Seven years ago, when MediMusic Co-Founder and CEO Gary Jones, first began extolling the potential of dispensing music as medicine, this was a question that healthcare practitioners would repeatedly ask him – nowadays, they don’t. He explains why.
We have all self-medicated with music at some point in our lives. Whether it is listening to relaxing tracks on a lazy Sunday morning, or turning up the volume for some up-tempo music when getting ready to go out for the night, music can be simultaneously cathartic and stimulating. It can lift the soul, calm our anxieties, or keep a mood constant.
There is no question that music and health have a strong, symbiotic relationship. Great thinkers through history, from the ancient Greek philosopher Plato, through to Friedrich Nietzsche, George Eliot, Leo Tolstoy and Albert Einstein have all noted its impact (Einstein even wrote a book called A Short History of Music). My favourite quote is probably that of civil rights campaigner Martin Luther King, who recognised music’s power to heal, claiming; “My heart, which is so full to overflowing, has often been solaced and refreshed by music when sick and weary.”
Furthermore, since the early 1960s, thousands of peer-reviewed studies and clinical trials have investigated the impact music has on humans – both psychological and physiological. In fact, the PubMed Bio Science library has over 25,000 documents that demonstrate the benefit of music to a multitude of health cases, from mental health, dementia, pain relief, autism, palliative care, Parkinson’s, physio-recovery and many more. In fact, there are no illnesses or uses to which a benefit cannot be brought.
Notwithstanding Music Therapy is an established psychological clinical intervention, why has there been a long-term lack of conviction about the broader use of music within healthcare? This can be explained by a mix of three core factors –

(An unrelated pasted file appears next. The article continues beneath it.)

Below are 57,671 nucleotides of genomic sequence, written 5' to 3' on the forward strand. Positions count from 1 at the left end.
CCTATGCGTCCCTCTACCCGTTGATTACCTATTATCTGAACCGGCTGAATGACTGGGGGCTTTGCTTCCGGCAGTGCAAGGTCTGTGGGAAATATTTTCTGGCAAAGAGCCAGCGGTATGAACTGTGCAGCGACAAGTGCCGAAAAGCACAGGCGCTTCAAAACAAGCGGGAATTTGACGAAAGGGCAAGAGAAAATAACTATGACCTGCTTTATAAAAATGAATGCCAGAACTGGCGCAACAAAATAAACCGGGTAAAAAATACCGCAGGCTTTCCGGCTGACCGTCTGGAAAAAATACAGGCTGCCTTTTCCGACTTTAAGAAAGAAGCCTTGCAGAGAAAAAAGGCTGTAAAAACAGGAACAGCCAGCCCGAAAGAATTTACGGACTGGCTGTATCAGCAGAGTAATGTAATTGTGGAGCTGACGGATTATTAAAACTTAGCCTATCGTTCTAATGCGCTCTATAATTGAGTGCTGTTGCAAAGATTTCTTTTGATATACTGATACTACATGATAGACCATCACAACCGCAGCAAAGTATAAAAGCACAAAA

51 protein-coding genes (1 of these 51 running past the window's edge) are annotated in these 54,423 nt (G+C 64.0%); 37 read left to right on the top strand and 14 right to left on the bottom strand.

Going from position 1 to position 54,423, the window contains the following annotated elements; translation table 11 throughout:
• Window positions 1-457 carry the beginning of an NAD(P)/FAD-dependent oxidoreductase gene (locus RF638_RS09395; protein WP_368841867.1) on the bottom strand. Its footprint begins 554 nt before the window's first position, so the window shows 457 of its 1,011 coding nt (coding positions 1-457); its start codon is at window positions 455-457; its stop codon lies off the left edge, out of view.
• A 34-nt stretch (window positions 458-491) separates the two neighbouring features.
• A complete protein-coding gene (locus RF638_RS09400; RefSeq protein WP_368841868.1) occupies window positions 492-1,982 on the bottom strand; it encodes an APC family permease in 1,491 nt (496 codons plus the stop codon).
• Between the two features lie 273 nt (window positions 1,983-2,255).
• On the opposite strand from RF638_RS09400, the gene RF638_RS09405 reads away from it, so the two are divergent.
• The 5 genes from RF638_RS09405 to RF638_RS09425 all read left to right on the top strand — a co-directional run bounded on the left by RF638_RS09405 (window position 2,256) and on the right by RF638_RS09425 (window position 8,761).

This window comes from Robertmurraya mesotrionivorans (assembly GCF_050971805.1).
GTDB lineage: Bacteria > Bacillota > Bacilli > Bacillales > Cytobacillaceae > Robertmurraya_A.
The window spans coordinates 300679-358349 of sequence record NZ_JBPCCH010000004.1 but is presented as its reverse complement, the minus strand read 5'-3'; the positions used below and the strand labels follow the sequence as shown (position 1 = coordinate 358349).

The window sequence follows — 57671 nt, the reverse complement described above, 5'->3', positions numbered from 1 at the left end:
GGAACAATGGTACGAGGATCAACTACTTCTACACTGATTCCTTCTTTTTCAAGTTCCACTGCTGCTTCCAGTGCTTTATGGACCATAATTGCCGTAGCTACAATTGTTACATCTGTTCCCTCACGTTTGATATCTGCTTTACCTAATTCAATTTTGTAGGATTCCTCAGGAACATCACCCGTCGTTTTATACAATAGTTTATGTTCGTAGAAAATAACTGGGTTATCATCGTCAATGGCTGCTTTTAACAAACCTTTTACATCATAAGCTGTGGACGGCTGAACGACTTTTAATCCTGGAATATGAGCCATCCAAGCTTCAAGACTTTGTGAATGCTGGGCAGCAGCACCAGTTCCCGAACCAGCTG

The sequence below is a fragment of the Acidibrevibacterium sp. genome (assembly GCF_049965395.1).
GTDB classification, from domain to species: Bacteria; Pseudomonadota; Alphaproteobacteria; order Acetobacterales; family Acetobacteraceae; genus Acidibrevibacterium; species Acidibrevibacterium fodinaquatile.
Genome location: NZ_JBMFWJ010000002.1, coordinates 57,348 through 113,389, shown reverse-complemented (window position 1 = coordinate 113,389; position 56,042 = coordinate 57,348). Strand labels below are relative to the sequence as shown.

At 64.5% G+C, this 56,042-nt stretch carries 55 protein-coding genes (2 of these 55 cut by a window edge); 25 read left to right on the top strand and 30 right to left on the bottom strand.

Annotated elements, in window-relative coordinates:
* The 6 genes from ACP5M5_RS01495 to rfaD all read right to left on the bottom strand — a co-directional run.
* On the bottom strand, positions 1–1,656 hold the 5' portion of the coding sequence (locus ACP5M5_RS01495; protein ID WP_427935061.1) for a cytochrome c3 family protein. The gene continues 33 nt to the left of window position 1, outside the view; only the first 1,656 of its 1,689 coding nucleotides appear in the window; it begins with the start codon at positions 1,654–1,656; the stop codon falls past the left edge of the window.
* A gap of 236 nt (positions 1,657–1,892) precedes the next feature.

- Perception of Music – This is undoubtedly the largest barrier, brought about by the populous opinion that music is just an artform – yet in fact, it is a unique combination of multiple sciences, perceived by the brain as a natural language with the resulting physiological response being innate to us all – irrespective of our musical taste. These sciences represent a complex relationship between physics and maths – without which music would not exist; sociology and psychology that dictate our musical influences, consumption, and memories; as well as neurology and physiology that determine how music influences our brain and physio-endocrine systems.
- Restricted evidence gathering – By their very nature, music therapy sessions tend to be short interventions, either as a small group or one-to-one session dependent on a single clinician and their opinion as to the outcome – rather than any measured physiological markers. The result being an insufficient lack of meaningful evidence-based data to drive the start, yet alone scale, the broader use of music. In addition, academic research trials are frequently small in sample size too so compounding the issue.
- Complexities of the Brain – The brain responds to music more than any other stimulus. In simple terms, whilst our listening experience appears to be a whole, the brain actually has 10 key areas that are influenced by the component parts so ‘splits’ the music when processing it. A piece of music consists of tempo, rhythm, harmony, the resulting relationship between rhythm and harmony, and events like musical onset where a chord or instrument is struck. All effecting the relevant brain areas both individually and as a combined whole. For example, the left brain deals with lyrics, the right all music. The Auditory Cortex is fundamental in the first part of the process when listening to sound by driving the perception and analysis of tone and the Nucleus Accumbens and Amygdala, facilitate the emotional response to music. Collectively the core areas of influence are known as the Limbic system and as the late, great neurologist Oliver Sacks said in his book, Musicophilia: Tales of Music and the Brain, “Music is part of being human.”